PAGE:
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« Policy Break -- Tax Takedown | Main | Leon Krier »

August 15, 2002

DVD Journal: "Sex and Lucia": "Lost and Delirious"; "The Good Girl"; "My Big Fat Greek Wedding"

Michael Blowhard writes:

Dear Friedrich --

I confess that I'm not a tax or Social Security wonk, but would be curious to know what your favorite plan for fixing them is. I have only a few dim feelings on the subject, all of them along the lines of "simpler is better," and "what a Ponzi scheme!" These hunches lead me in the direction of thinking a flat tax makes a lot of sense, and that (assuming government needs to get involved in retirement planning at all) Social Security ought to be put on a you-pay-for-yourself basis ASAP. Deep, huh? Enlighten me.

Despite all discouragements, I still watch the occasional movie. Do you? What a nice art/entertainment form, at least in principle -- the work complete unto itself, lots of talented people contributing, and over in an hour and a half. What a pleasant, compact way of having a "fiction experience" when you're in the mood for one. So, an update:

1. "Sex and Lucia" -- fairly enjoyable high-class art-porn. Ingrown, and full of the kinds of mystical-seeming coincidences modernist art-porn seems prone to, which is fine by me -- the modernist art-porn novella is one of my favorite forms, and I accept its conventions happily. Ie., half "Emanuelle," half Atom Egoyan. Too much death and grief for my tastes (modernist art-porn novellas require some death and grief, but this was a bit much). But three fabulous, and fabulous-looking, actresses, each one very uninhibited. (The guy who directed "Y Yu Mama" said in an interview I ran across somewhere that he chose a Spanish, rather than a Mexican, actress for his movie because Spanish women are so free and daring these days.) A couple of remarkable scenes: One where the newly-in-love guy and girl are sexually frolicking -- I haven't seen many movie scenes that suggest so sweetly how silly and playful sex can be. And another where a woman seduces a guy verbally. They're on a park bench, watching children at play, and she tells him about how she masturbated the night before while watching a videotape of her mother (who happens to be a porn star) getting fucked. The girl is grinning and mischievous and the poor guy hardly knows what to do -- he just gets more and more confused and worked-up. Now that's my kind of modernism, ingrown and kinky. The women in the audience seemed to enjoy the movie, which raises the evergreen question: why do women go so enthusiastically for some erotic movies and object so vehemently to others?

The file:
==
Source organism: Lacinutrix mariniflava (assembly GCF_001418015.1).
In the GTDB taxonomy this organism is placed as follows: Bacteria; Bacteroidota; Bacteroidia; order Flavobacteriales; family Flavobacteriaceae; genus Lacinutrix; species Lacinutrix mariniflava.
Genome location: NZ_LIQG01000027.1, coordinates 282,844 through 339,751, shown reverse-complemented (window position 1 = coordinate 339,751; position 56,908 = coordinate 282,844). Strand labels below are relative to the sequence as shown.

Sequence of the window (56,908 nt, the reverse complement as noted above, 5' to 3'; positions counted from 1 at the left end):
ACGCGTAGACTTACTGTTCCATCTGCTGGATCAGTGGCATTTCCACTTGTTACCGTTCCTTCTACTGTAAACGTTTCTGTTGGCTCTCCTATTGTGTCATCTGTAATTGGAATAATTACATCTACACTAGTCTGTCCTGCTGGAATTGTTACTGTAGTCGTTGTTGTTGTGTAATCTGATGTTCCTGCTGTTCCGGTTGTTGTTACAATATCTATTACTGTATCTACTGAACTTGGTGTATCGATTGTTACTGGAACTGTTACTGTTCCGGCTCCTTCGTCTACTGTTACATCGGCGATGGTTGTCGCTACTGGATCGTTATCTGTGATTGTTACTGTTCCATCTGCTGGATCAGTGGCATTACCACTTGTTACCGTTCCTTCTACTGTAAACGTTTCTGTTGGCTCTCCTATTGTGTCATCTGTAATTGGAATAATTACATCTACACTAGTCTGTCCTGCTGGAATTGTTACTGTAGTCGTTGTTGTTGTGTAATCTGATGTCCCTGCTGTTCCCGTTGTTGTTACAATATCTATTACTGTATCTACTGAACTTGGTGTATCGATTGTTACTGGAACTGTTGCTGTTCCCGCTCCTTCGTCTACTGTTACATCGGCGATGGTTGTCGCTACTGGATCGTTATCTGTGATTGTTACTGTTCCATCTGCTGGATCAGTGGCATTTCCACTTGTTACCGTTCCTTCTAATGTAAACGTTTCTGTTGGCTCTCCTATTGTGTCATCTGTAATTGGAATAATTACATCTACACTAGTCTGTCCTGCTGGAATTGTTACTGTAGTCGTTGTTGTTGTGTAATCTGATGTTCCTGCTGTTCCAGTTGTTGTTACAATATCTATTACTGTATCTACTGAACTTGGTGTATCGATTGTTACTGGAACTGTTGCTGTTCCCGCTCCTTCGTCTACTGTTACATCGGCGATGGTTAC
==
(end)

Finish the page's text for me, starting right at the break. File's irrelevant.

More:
2) "Lost and Delirious" -- Lesbianism as a disruptive force at a Canadian girls' boarding school: "A Separate Peace," basically, but with girls instead of boys, and with the implicit homosex made explict. Beautifully made, in a subdued, art-house way (great light, great attention to the girls' facial flesh -- the tiny scars, the translucency, etc), and gutsily acted. But a long, solemn trip into a very dreary lesbian mindset -- a movie for the Lillith Fair crowd. One beautiful scene of two girls making it, though -- very transporting. The look of tenderness and rapacity that women can get in the midst of sex -- I never tire of watching it...

3) "The Good Girl" -- enjoyed it! Or about 2/3 of it, in any case, but that's still a recommendation. Small-scale, quirky blue-collar Texas tragi-comedy/romance. Jennifer Anniston can act -- who knew? Lots of funny/touching/absurd observational work by writer, director and actors, and a pleasingly lowkey, "open" approach to the dramaturgy. The movie's main flaw, so far as I was concerned, was that the characters here and there do things more stupid than what the movie had prepared you to accept. (The writer, Mike White, has a distinctive but uneven talent...)

4) "My Big, Fat Greek Wedding" -- By-the-numbers, perfectly OK, low-budget, underdog-triumphs romantic comedy. Some script flaws (there's never a romantic crisis, for instance). But what's most fascinating about seeing the movie at a theater is the good will that pours off the audience. Right from the start they're appreciative, and rooting for it. Why? Because the actress playing the heroine is an unknown, and the movie doesn't have "star product" or "glitz" written all over it? (My theory is that it's "Rocky" for women.) The other reflection it sparked off in me is how hungry audiences seem to be for ethnic humor -- this picture has a lot of those-wacky-Greeks humor. Audiences want to laugh about group traits, but the only people apparently allowed to make the jokes are group members. Blacks can make jokes about blacks ("Undercover Brother"), Greeks about Greeks (this thing), and audiences will understand that it's ok to laugh. (WASPy types are fair game for everyone, but that goes without saying.) I wonder if it'll be OK once again sometime soon for people to make jokes publically about groups they don't belong to. Wouldn't that be a radical new step?


What have you caught recently?

Best,

Michael

posted by Michael at August 15, 2002




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